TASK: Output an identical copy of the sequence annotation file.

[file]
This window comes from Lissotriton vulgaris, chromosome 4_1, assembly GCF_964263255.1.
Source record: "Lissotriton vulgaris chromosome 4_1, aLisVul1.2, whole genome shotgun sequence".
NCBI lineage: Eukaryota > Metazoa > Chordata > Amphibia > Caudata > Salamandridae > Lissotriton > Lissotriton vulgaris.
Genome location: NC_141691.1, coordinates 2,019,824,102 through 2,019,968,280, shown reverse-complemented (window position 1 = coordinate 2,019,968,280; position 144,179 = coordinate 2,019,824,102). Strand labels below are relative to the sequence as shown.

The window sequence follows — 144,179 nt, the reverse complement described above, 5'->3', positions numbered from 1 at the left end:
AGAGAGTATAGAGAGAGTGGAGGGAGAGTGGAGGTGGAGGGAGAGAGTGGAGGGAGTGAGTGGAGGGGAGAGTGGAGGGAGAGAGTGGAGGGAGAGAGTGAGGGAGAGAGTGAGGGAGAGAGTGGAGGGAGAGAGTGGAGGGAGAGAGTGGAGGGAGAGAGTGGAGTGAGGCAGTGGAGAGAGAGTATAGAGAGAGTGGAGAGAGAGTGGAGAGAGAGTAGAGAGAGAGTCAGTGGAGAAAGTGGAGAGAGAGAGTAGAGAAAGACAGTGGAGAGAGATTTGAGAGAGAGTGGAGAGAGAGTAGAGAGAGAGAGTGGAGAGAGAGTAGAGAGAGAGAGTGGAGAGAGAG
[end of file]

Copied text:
This window comes from Lissotriton vulgaris, chromosome 4_1, assembly GCF_964263255.1.
Source record: "Lissotriton vulgaris chromosome 4_1, aLisVul1.2, whole genome shotgun sequence".
NCBI lineage: Eukaryota > Metazoa > Chordata > Amphibia > Caudata > Salamandridae > Lissotriton > Lissotriton vulgaris.
Genome location: NC_141691.1, coordinates 2,019,824,102 through 2,019,968,280, shown reverse-complemented (window position 1 = coordinate 2,019,968,280; position 144,179 = coordinate 2,019,824,102). Strand labels below are relative to the sequence as shown.

The window sequence follows — 144,179 nt, the reverse complement described above, 5'->3', positions numbered from 1 at the left end:
AGAGAGTATAGAGAGAGTGGAGGGAGAGTGGAGGTGGAGGGAGAGAGTGGAGGGAGTGAGTGGAGGGGAGAGTGGAGGGAGAGAGTGGAGGGAGAGAGTGAGGGAGAGAGTGAGGGAGAGAGTGGAGGGAGAGAGTGGAGGGAGAGAGTGGAGGGAGAGAGTGGAGTGAGGCAGTGGAGAGAGAGTATAGAGAGAGTGGAGAGAGAGTGGAGAGAGAGTAGAGAGAGAGTCAGTGGAGAAAGTGGAGAGAGAGAGTAGAGAAAGACAGTGGAGAGAGATTTGAGAGAGAGTGGAGAGAGAGTAGAGAGAGAGAGTGGAGAGAGAGTAGAGAGAGAGAGTGGAGAGAGAG